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The Airport Line (formerly the R1 Airport) is a route of the SEPTA Regional Rail commuter rail system in Philadelphia, Pennsylvania, which officially runs between Philadelphia International Airport through Center City to Temple University station. In practice, however, only a few trains originate or terminate at Temple; most are through routed with lines to the north, primarily the Warminster Line, with some through-routed trains originating and terminating at Glenside.

Airport Line
Train 829 at Airport Terminal A station.jpg
R1, the former designation of SEPTA's Airport Line
TypeCommuter rail
SystemSEPTA Regional Rail
TerminiPhiladelphia International Airport Terminals
Temple University
Daily ridership6,835[1]
Operator(s)SEPTA Regional Rail
Rolling stockElectric Multiple Units
Track gauge4 ft 8 12 in (1,435 mm) standard gauge
Route map

9.4 mi
15.1 km
Terminals E & F
9.3 mi
15 km
Terminals C & D
9.1 mi
14.6 km
Terminal B
9.1 mi
14.6 km
Terminal A East/West
7.2 mi
11.6 km
1.8 mi
2.9 km
University City
0.9 mi
1.4 km
30th Street
SEPTA_subway–surface_trolley_lines MFL Atlantic City Line Amtrak
0 mi
0 km
0.5 mi
0.8 km
2.1 mi
3.4 km
Temple University
Main Line
to Glenside or Warminster

The line between Center City and the airport runs seven days a week from 5:00 AM to midnight with trains every 30 minutes. The trip length from Suburban Station to the airport is 19 to 24 minutes. The line is fully grade-separated.


Geographic map of the route

While geographically on the former Pennsylvania Railroad side of the Regional Rail System, the route consists of new construction, a reconstructed industrial branch of the former Pennsylvania Railroad, and a shared Conrail (formerly Reading Company) freight branch. The Airport Line opened on April 28, 1985, as SEPTA R1, providing service from Center City to the Philadelphia International Airport. By its twentieth anniversary in 2005, the line had carried over 20 million passengers to and from the airport. The line splits from Amtrak's Northeast Corridor north of Darby and passes over it via a flying junction. West of the airport, the line breaks from the old right-of-way and a new bridge carries it over I-95 and into the airport terminals between the baggage claim (arrivals) and the check-in counters (departures).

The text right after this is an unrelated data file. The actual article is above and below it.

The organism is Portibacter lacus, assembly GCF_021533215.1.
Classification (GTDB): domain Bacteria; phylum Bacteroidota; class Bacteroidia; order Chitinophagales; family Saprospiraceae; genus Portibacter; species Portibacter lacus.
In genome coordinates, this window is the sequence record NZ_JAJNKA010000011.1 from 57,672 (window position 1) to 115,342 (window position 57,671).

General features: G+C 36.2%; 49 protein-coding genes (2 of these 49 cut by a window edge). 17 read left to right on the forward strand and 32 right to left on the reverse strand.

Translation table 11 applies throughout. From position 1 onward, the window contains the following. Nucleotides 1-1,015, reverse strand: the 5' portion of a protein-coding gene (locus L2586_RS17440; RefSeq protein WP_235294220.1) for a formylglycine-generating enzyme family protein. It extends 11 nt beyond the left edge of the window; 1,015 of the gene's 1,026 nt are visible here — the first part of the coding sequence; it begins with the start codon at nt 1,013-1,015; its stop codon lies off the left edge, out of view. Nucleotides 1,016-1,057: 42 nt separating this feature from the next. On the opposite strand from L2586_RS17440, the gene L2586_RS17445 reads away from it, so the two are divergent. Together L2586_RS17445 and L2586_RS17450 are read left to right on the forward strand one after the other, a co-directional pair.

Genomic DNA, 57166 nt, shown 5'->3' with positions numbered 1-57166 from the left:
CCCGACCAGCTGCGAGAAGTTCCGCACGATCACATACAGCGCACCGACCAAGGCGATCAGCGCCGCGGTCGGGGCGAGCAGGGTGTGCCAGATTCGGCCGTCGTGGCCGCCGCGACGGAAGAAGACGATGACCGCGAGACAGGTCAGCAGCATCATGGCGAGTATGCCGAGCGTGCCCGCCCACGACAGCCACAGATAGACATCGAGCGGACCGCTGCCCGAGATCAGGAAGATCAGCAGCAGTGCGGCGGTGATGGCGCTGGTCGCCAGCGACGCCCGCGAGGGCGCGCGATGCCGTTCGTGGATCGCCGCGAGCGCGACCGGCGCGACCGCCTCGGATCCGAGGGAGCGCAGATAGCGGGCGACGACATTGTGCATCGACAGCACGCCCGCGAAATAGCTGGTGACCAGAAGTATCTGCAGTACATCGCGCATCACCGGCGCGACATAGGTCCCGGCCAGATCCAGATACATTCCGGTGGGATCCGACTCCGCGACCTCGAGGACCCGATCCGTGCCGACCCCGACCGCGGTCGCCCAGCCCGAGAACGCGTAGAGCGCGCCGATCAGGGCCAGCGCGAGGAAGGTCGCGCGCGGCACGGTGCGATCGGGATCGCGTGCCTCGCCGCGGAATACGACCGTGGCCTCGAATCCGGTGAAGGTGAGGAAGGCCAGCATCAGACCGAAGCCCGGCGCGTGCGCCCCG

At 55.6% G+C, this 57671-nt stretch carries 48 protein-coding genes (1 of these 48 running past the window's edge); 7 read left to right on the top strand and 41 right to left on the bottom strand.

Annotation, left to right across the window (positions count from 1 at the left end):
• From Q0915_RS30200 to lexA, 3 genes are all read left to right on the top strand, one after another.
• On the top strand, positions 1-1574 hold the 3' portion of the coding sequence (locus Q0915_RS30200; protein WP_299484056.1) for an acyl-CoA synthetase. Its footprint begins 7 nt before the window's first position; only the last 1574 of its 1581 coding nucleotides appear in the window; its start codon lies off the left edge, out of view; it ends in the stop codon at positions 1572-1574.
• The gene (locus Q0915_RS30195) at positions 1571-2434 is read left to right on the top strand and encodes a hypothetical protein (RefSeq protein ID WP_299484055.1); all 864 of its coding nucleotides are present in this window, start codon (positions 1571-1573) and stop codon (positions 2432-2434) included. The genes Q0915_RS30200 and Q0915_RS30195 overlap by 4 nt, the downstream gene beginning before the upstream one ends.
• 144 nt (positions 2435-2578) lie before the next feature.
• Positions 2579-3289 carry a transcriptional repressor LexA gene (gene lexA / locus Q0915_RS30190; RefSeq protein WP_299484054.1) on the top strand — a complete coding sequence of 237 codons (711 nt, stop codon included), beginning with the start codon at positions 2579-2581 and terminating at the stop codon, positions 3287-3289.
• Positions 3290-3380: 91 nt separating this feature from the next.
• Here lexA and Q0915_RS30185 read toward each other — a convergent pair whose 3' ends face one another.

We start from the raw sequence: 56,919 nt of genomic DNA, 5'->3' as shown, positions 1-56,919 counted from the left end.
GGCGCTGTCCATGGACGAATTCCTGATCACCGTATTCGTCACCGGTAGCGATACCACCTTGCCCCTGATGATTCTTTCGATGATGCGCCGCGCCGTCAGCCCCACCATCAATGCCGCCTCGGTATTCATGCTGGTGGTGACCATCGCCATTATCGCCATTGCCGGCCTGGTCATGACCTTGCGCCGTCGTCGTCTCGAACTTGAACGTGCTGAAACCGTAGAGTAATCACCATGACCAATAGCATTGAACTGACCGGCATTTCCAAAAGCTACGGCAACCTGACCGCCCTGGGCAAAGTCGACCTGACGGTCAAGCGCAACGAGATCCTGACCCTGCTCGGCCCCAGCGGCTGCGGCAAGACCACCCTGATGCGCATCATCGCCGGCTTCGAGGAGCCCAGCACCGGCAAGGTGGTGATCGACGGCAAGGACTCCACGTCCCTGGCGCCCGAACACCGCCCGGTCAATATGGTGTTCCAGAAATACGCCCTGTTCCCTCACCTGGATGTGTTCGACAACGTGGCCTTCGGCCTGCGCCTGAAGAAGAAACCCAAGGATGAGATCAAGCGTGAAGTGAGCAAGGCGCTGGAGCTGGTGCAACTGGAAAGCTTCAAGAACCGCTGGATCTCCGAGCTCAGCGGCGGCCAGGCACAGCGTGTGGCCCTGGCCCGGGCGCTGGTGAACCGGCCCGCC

The line stops at four stations which are directly connected to each airport terminal by escalators and elevators which rise one level to the walkways between the arrival and departure areas. All airport stations feature high-level platforms to make it easier to board and alight from the train with luggage. Some stations can be accessed directly from the arrivals concourse by crossing Commercial Vehicles Road. The line ends between Terminals E and F at their combined station.

As of 2018, most weekday Airport Line trains are through routed with the Warminster Line and alternate between terminating in Glenside and Warminster. Most weekend trains either continue on to Warminster or terminate at Temple University.[2]


An Airport Line train bound for Center City Philadelphia stops at the Airport Terminal A station

The Airport Line makes the following station stops, after leaving the Center City Commuter Connection. All stations are in the City and County of Philadelphia.

Station Miles (km)
from Center City
Connections / notes
C University City   1.8 miles (2.9 km)  1995   SEPTA: Manayunk/Norristown Line, Media/Elwyn Line, Warminster Line, West Trenton Line, Wilmington/Newark Line;   40, LUCY
1 Eastwick   7.2 miles (11.6 km)  1997   SEPTA:   37, 68, 108, 115